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Middle East Day @ NUS: An eye-opener to perspectives and cultures of the region

23 September 2010



JUST MARRIED: Middle Eastern students showed how the zafaf (wedding) is celebrated in Iraq


WHAT'S IN A NAME: Iranian students shared the art of calligraphy by writing the names of fellow students in the Farsi script

The Middle East is an area that is often misunderstood. Those familiar with the region, however, often speak about the allure of its rich cultures, the myriad business opportunities available and the glories of its scientific achievements over the course of history.

To deepen awareness and understanding about the Middle East among the NUS community, the inaugural Middle East Day @ NUS was held on 15 September 2010. The Central Forum at NUS was transformed into a colourful and vibrant Majlis (living room) filled with sweet incense and captivating activities throughout the day. Students, staff and guests were treated to a programme that featured a catwalk by Middle East students donning contemporary ethnic wear, an Iraqi zafaf (wedding) celebration, a poetry recital of the Maznavi (penned by the renowned Sufi poet, Rumi) and a Persian new year festival. A mini-exhibition showcased the contributions of seven Middle East cities towards the development of science and math throughout the course of history.

Middle East Day @ NUS is one of the university's Internationalisation@Home activities, which aims to broaden the intellectual and global outlook of our students, while exposing them to different cultural environments. "Our Internationalisation@Home strategy creates opportunities for students to participate in activities on home campus that expose them to the diversity and richness of foreign cultures," explained NUS Vice-President (University & Global Relations), Prof Lily Kong.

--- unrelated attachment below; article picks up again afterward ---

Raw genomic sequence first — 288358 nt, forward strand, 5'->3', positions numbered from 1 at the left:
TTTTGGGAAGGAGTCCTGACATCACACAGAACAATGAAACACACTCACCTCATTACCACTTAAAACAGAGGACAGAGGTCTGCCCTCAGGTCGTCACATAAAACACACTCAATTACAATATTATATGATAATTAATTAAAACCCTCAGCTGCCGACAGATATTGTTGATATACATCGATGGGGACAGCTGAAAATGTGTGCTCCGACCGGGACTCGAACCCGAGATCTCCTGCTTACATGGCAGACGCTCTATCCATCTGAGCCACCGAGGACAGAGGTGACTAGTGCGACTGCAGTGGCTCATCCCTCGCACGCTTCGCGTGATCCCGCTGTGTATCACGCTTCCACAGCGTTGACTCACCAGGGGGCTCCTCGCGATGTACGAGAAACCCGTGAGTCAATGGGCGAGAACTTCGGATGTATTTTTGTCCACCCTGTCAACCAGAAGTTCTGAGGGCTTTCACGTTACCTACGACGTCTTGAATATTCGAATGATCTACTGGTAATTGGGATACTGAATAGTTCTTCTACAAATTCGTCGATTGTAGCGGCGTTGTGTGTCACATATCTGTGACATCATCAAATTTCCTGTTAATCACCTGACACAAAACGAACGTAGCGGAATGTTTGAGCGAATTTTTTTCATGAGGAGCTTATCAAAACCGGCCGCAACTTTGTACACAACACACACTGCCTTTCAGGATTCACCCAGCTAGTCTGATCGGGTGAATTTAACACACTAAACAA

To enhance students' understanding of the socio-political dynamics of the region, two experts of the Middle East, Dean of the Faculty of Arts at Istanbul 29 May University, Prof Tufan Buzpinar, and Director of Middle East Institute, Prof Michael C. Hudson, were invited to deliver talks on the formation of the modern Middle East and the state of the region today. The NUS MENA (Middle East and North Africa) interest group also organised a panel discussion on conducting business in the region, which attracted participation from students as well as working professionals. A youth cultural dialogue and an introduction to Middle East languages (Arabic, Farsi and Turkish) rounded off the day's activities.

"I enjoyed the session on Middle East languages, and I can now say 'hello' in Arabic (as-salaam alaykum), Farsi (salaam) and Turkish (merhaba salem)," said Ms Therese Chan, a final-year Southeast Asian Studies student. "The Iranian students gave me a 1000-rial note during the Persian new year, and I'm definitely going to keep this as it's so rare to see Iranian currency here," said Ms Gao Fang, a final-year Industrial & Systems Engineering student. Like these youths, many of the participants went away from the event with a better understanding of the Middle East and a treasure trove of interesting experiences to share with their friends.

By International Relations Office, NUS



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